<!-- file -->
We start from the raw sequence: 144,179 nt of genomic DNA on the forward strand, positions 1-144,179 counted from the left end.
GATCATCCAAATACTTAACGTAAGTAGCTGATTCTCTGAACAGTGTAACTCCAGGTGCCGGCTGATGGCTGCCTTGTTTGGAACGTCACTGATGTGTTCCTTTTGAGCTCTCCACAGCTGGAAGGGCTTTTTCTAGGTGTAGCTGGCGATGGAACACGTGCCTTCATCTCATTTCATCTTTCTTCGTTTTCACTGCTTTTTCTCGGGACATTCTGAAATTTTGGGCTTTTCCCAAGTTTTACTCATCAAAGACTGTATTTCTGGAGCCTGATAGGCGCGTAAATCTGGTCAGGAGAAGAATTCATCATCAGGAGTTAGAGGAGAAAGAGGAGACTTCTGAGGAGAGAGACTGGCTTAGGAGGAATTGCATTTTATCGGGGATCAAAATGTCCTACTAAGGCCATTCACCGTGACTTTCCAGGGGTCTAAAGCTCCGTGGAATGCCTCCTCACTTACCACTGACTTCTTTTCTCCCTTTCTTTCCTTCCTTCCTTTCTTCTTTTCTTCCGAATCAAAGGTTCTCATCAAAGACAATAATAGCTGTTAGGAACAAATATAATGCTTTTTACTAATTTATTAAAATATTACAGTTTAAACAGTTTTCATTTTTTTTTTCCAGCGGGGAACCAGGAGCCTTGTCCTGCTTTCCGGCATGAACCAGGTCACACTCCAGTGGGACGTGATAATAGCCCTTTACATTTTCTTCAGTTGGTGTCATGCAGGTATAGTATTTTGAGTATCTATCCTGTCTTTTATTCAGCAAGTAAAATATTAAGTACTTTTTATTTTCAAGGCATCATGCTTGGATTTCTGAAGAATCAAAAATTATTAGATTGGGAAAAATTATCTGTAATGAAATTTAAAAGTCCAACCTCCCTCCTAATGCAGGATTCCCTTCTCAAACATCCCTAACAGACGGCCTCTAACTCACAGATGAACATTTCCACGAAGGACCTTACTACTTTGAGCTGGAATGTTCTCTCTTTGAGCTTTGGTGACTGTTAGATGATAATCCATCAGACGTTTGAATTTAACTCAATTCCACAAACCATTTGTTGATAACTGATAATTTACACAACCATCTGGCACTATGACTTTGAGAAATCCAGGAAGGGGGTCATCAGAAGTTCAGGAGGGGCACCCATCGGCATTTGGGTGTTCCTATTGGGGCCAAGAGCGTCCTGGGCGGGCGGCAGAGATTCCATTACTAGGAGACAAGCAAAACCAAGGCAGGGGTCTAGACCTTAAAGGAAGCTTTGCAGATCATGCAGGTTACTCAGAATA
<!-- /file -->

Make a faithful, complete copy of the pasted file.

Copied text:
We start from the raw sequence: 144,179 nt of genomic DNA on the forward strand, positions 1-144,179 counted from the left end.
GATCATCCAAATACTTAACGTAAGTAGCTGATTCTCTGAACAGTGTAACTCCAGGTGCCGGCTGATGGCTGCCTTGTTTGGAACGTCACTGATGTGTTCCTTTTGAGCTCTCCACAGCTGGAAGGGCTTTTTCTAGGTGTAGCTGGCGATGGAACACGTGCCTTCATCTCATTTCATCTTTCTTCGTTTTCACTGCTTTTTCTCGGGACATTCTGAAATTTTGGGCTTTTCCCAAGTTTTACTCATCAAAGACTGTATTTCTGGAGCCTGATAGGCGCGTAAATCTGGTCAGGAGAAGAATTCATCATCAGGAGTTAGAGGAGAAAGAGGAGACTTCTGAGGAGAGAGACTGGCTTAGGAGGAATTGCATTTTATCGGGGATCAAAATGTCCTACTAAGGCCATTCACCGTGACTTTCCAGGGGTCTAAAGCTCCGTGGAATGCCTCCTCACTTACCACTGACTTCTTTTCTCCCTTTCTTTCCTTCCTTCCTTTCTTCTTTTCTTCCGAATCAAAGGTTCTCATCAAAGACAATAATAGCTGTTAGGAACAAATATAATGCTTTTTACTAATTTATTAAAATATTACAGTTTAAACAGTTTTCATTTTTTTTTTCCAGCGGGGAACCAGGAGCCTTGTCCTGCTTTCCGGCATGAACCAGGTCACACTCCAGTGGGACGTGATAATAGCCCTTTACATTTTCTTCAGTTGGTGTCATGCAGGTATAGTATTTTGAGTATCTATCCTGTCTTTTATTCAGCAAGTAAAATATTAAGTACTTTTTATTTTCAAGGCATCATGCTTGGATTTCTGAAGAATCAAAAATTATTAGATTGGGAAAAATTATCTGTAATGAAATTTAAAAGTCCAACCTCCCTCCTAATGCAGGATTCCCTTCTCAAACATCCCTAACAGACGGCCTCTAACTCACAGATGAACATTTCCACGAAGGACCTTACTACTTTGAGCTGGAATGTTCTCTCTTTGAGCTTTGGTGACTGTTAGATGATAATCCATCAGACGTTTGAATTTAACTCAATTCCACAAACCATTTGTTGATAACTGATAATTTACACAACCATCTGGCACTATGACTTTGAGAAATCCAGGAAGGGGGTCATCAGAAGTTCAGGAGGGGCACCCATCGGCATTTGGGTGTTCCTATTGGGGCCAAGAGCGTCCTGGGCGGGCGGCAGAGATTCCATTACTAGGAGACAAGCAAAACCAAGGCAGGGGTCTAGACCTTAAAGGAAGCTTTGCAGATCATGCAGGTTACTCAGAATA